Mutillidae, or velvet ants, are a family of wasps whose wingless females resemble ants, though only distantly related. The "velvet ant" name refers to their hair, which may be red, black, white, silvery or golden. In some places a few species are also known as cow killers or cow ants.

Their integument is very tough and roughly textured, providing protection against the stings of the wasps and bees whose nests they invade. As in other related families in the Vespoidea, the males have wings, but females are completely wingless. They exhibit extreme sexual dimorphism; the males and females are so different in appearance that it is, in fact, almost impossible to associate the two sexes of any given species, unless they are actually captured in the act of mating. In a few species, the male is so much larger than the female that he carries her aloft while mating (also seen in the related family Tiphiidae).

They are known for their extremely painful sting, the venom of which was jokingly stated to be powerful enough to kill a cow, hence the nickname "cow killers". As with all Hymenoptera, only the females sting, and like all other wasps, they can sting multiple times. If handled, they also have a structure called a stridulitrum on the metasoma which they use to produce a squeaking, chirping sound (more like a high pitched hum) to warn would-be predators.

The family can be recognized best in the female; they are the only wingless female wasps that have hair-lined grooves on the side of the metasoma (called "felt lines") and in which the segments of the mesosoma are all fused dorsally. Only one other vespoid family (Bradynobaenidae) has felt lines, but the females have a distinct pronotum and an elongated ant-like petiole. The earliest-known velvet ants are believed to be specimens from the Dominican Republic preserved in amber for some 25 to 40 million years.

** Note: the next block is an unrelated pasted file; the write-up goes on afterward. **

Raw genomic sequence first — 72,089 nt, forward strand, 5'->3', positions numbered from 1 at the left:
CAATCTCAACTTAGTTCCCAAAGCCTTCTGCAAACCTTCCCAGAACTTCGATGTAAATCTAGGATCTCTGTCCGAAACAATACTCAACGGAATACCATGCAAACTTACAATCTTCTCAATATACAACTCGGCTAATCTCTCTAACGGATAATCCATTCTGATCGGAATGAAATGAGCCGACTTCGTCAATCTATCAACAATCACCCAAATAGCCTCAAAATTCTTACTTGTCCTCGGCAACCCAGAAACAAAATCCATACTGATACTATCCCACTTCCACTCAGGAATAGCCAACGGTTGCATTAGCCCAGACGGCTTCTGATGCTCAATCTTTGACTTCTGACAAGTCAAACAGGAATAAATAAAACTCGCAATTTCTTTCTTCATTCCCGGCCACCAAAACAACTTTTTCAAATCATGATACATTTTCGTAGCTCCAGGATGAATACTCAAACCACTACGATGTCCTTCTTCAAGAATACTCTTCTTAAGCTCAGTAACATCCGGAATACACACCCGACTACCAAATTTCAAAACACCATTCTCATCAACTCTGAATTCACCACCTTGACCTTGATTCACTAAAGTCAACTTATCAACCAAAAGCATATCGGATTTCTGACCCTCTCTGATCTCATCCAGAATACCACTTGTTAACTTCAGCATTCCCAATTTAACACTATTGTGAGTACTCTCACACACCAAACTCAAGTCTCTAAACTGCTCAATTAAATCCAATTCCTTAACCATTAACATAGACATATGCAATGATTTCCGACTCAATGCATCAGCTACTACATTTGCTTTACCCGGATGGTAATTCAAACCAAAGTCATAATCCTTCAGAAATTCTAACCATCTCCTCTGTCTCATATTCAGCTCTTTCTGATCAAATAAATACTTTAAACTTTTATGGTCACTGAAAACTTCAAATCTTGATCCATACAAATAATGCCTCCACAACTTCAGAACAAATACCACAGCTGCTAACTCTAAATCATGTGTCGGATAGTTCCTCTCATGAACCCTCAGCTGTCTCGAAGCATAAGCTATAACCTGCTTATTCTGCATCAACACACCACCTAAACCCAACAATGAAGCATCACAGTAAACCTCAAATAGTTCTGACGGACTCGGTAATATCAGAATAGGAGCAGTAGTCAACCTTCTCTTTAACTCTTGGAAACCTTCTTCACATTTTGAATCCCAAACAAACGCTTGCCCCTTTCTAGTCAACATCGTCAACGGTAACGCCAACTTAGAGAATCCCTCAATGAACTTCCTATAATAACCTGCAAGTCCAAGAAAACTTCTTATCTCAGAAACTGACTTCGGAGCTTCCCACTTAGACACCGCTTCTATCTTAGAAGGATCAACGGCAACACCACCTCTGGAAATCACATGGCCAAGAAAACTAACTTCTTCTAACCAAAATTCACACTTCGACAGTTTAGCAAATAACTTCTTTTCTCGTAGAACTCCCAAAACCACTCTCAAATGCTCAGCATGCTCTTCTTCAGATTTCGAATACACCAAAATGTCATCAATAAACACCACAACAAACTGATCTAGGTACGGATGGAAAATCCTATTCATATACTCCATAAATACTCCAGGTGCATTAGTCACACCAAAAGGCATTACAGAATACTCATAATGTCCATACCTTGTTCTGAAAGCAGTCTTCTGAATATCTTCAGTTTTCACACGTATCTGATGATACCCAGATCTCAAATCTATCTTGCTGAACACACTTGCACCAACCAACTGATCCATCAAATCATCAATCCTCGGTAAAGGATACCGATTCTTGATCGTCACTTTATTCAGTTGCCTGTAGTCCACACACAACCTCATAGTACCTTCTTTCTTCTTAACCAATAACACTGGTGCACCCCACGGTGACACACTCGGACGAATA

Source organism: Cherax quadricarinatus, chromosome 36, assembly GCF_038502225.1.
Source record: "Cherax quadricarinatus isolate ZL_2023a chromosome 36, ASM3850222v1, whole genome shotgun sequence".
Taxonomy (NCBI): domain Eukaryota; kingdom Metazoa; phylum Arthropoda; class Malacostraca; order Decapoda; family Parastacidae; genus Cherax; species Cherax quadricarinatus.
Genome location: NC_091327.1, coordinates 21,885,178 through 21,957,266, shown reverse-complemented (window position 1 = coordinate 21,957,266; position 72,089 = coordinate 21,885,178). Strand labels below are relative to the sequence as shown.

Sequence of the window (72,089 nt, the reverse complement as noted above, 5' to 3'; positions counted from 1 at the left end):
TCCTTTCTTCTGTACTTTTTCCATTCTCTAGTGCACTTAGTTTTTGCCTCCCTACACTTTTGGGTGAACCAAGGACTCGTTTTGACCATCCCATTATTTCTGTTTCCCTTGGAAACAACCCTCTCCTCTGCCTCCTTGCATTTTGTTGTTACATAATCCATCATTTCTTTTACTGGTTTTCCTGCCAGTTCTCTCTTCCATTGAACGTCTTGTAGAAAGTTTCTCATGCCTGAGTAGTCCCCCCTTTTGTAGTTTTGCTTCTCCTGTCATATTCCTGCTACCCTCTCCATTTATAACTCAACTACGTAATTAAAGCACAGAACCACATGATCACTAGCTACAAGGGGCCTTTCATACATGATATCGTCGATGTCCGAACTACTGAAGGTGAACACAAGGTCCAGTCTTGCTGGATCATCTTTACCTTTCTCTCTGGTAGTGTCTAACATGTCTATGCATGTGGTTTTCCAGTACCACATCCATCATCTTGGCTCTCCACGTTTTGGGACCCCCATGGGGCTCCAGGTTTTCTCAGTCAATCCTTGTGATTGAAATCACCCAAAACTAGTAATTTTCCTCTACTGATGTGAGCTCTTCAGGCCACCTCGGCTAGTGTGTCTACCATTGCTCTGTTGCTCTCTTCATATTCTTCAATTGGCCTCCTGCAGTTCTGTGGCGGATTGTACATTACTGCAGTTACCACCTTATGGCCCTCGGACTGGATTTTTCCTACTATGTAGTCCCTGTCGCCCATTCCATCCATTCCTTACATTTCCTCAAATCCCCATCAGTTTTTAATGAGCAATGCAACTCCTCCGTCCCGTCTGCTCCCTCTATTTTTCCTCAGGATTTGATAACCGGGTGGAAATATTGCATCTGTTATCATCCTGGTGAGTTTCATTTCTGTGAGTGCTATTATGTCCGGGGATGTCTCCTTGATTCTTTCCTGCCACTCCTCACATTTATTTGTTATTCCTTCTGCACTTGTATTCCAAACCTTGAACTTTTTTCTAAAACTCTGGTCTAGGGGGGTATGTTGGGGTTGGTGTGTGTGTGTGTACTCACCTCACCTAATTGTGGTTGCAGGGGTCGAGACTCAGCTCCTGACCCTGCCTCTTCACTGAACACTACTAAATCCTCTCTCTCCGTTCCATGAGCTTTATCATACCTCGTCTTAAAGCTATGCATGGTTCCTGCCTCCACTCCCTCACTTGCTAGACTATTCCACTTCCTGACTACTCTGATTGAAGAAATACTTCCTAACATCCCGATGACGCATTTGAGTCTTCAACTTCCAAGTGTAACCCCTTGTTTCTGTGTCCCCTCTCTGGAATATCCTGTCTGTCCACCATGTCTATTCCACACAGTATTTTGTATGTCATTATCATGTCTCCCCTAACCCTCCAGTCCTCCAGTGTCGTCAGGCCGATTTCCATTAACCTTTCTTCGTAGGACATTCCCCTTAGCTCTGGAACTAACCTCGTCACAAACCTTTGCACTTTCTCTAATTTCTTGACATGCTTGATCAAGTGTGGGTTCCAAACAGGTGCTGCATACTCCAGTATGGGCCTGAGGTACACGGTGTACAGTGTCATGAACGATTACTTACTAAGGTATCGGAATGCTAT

Reproduction and life cycle

The male wasp flies around, searching for females. After mating, the female seeks out an insect's (typically bee's or wasp's) nest. Upon finding a suitable host, she lays her eggs near the larvae or pupae. The mutillid larva develops as an idiobiont ectoparasitoid, eventually killing and eating its immobile host. A few European species have been known to invade and raid beehives.


Mature mutillids feed upon flower nectar.


Mutillids occur worldwide, with a total of some 5000 species, mostly in the tropics. They are especially common in desert and sandy areas, with most of the over 400 North American species found in California, Arizona, Texas, New Mexico, and adjacent parts of Mexico, with others found in generally sandy regions in every other state in the US and Canada; the same habitat where their hosts, ground-nesting bees and wasps, are most diverse. Many species are nocturnal, avoiding the searing heat of their desert environment.



A. S. Lelej Catalogue of the Mutillidae (Hymenoptera) of the Palaearctic Region (pdf)


  • Lorus J. Milne, National Audubon Society Field Guide to North American Insects and Spiders (Audubon Society Field Guide) (Turtleback)(1980) Knopf. ISBN 0-394-50763-0.

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